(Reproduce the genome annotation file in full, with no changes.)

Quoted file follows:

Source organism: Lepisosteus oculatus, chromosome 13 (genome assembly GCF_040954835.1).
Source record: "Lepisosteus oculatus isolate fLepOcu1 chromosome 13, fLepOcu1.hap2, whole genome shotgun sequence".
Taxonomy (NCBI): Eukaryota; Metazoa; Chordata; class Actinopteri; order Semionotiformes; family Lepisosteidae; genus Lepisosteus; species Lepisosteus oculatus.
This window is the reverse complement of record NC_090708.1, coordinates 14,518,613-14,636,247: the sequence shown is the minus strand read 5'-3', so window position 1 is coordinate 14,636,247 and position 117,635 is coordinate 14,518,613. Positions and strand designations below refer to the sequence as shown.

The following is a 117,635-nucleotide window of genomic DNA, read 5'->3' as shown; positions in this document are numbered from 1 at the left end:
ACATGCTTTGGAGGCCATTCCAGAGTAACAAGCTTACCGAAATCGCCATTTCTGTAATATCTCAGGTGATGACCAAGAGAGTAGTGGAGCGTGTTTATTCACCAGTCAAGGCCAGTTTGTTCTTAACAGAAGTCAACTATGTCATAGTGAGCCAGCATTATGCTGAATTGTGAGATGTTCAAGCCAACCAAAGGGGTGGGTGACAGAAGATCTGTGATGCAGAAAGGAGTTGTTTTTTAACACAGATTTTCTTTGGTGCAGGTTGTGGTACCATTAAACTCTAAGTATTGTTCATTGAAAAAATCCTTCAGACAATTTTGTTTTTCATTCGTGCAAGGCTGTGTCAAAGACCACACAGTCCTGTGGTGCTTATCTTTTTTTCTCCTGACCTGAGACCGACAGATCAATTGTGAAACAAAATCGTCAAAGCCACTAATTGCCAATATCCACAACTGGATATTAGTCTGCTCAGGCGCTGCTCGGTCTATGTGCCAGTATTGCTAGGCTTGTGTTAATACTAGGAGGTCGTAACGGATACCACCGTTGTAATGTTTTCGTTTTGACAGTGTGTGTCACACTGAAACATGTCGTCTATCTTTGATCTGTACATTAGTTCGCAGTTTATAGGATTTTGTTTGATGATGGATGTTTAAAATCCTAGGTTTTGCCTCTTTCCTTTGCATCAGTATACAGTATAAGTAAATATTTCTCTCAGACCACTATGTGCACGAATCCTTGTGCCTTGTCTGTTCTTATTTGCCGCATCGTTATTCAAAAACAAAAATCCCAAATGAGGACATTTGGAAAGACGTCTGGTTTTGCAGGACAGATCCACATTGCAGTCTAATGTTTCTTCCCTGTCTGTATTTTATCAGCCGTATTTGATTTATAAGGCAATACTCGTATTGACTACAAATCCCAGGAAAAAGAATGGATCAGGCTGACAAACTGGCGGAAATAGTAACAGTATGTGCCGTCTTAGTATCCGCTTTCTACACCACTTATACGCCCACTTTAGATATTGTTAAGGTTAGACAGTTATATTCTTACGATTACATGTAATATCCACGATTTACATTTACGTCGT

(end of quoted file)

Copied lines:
Source organism: Lepisosteus oculatus, chromosome 13 (genome assembly GCF_040954835.1).
Source record: "Lepisosteus oculatus isolate fLepOcu1 chromosome 13, fLepOcu1.hap2, whole genome shotgun sequence".
Taxonomy (NCBI): Eukaryota; Metazoa; Chordata; class Actinopteri; order Semionotiformes; family Lepisosteidae; genus Lepisosteus; species Lepisosteus oculatus.
This window is the reverse complement of record NC_090708.1, coordinates 14,518,613-14,636,247: the sequence shown is the minus strand read 5'-3', so window position 1 is coordinate 14,636,247 and position 117,635 is coordinate 14,518,613. Positions and strand designations below refer to the sequence as shown.

The following is a 117,635-nucleotide window of genomic DNA, read 5'->3' as shown; positions in this document are numbered from 1 at the left end:
ACATGCTTTGGAGGCCATTCCAGAGTAACAAGCTTACCGAAATCGCCATTTCTGTAATATCTCAGGTGATGACCAAGAGAGTAGTGGAGCGTGTTTATTCACCAGTCAAGGCCAGTTTGTTCTTAACAGAAGTCAACTATGTCATAGTGAGCCAGCATTATGCTGAATTGTGAGATGTTCAAGCCAACCAAAGGGGTGGGTGACAGAAGATCTGTGATGCAGAAAGGAGTTGTTTTTTAACACAGATTTTCTTTGGTGCAGGTTGTGGTACCATTAAACTCTAAGTATTGTTCATTGAAAAAATCCTTCAGACAATTTTGTTTTTCATTCGTGCAAGGCTGTGTCAAAGACCACACAGTCCTGTGGTGCTTATCTTTTTTTCTCCTGACCTGAGACCGACAGATCAATTGTGAAACAAAATCGTCAAAGCCACTAATTGCCAATATCCACAACTGGATATTAGTCTGCTCAGGCGCTGCTCGGTCTATGTGCCAGTATTGCTAGGCTTGTGTTAATACTAGGAGGTCGTAACGGATACCACCGTTGTAATGTTTTCGTTTTGACAGTGTGTGTCACACTGAAACATGTCGTCTATCTTTGATCTGTACATTAGTTCGCAGTTTATAGGATTTTGTTTGATGATGGATGTTTAAAATCCTAGGTTTTGCCTCTTTCCTTTGCATCAGTATACAGTATAAGTAAATATTTCTCTCAGACCACTATGTGCACGAATCCTTGTGCCTTGTCTGTTCTTATTTGCCGCATCGTTATTCAAAAACAAAAATCCCAAATGAGGACATTTGGAAAGACGTCTGGTTTTGCAGGACAGATCCACATTGCAGTCTAATGTTTCTTCCCTGTCTGTATTTTATCAGCCGTATTTGATTTATAAGGCAATACTCGTATTGACTACAAATCCCAGGAAAAAGAATGGATCAGGCTGACAAACTGGCGGAAATAGTAACAGTATGTGCCGTCTTAGTATCCGCTTTCTACACCACTTATACGCCCACTTTAGATATTGTTAAGGTTAGACAGTTATATTCTTACGATTACATGTAATATCCACGATTTACATTTACGTCGT